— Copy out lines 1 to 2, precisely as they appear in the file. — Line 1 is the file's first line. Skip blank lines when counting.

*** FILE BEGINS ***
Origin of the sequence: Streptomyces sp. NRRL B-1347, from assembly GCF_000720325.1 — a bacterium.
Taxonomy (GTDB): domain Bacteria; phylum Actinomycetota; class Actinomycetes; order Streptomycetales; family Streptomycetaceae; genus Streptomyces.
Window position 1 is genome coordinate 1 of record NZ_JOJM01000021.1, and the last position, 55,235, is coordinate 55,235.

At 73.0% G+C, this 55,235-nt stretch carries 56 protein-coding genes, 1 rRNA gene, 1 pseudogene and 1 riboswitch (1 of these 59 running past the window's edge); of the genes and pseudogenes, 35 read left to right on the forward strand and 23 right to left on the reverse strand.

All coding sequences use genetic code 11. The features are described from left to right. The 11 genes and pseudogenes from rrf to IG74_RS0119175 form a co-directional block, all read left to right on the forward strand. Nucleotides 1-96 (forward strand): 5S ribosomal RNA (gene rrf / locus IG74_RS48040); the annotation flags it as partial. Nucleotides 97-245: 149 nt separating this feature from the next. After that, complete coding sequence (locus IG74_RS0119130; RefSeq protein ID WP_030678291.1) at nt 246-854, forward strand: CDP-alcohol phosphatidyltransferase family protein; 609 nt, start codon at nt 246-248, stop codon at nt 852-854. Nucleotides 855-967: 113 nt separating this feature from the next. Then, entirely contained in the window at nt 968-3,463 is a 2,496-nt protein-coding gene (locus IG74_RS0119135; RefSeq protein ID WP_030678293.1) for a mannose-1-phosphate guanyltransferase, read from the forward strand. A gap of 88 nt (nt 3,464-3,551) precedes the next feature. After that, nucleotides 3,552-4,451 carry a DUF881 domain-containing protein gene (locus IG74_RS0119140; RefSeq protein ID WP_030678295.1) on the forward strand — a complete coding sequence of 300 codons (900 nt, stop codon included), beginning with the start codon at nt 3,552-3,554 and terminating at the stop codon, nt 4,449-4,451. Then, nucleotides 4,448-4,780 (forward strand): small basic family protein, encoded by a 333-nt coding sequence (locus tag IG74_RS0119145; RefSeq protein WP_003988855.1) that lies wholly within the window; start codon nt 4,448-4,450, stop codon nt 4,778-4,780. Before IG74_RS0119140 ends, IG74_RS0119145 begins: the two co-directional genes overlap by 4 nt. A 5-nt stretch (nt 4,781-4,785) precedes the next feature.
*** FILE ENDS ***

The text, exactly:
Origin of the sequence: Streptomyces sp. NRRL B-1347, from assembly GCF_000720325.1 — a bacterium.
Taxonomy (GTDB): domain Bacteria; phylum Actinomycetota; class Actinomycetes; order Streptomycetales; family Streptomycetaceae; genus Streptomyces.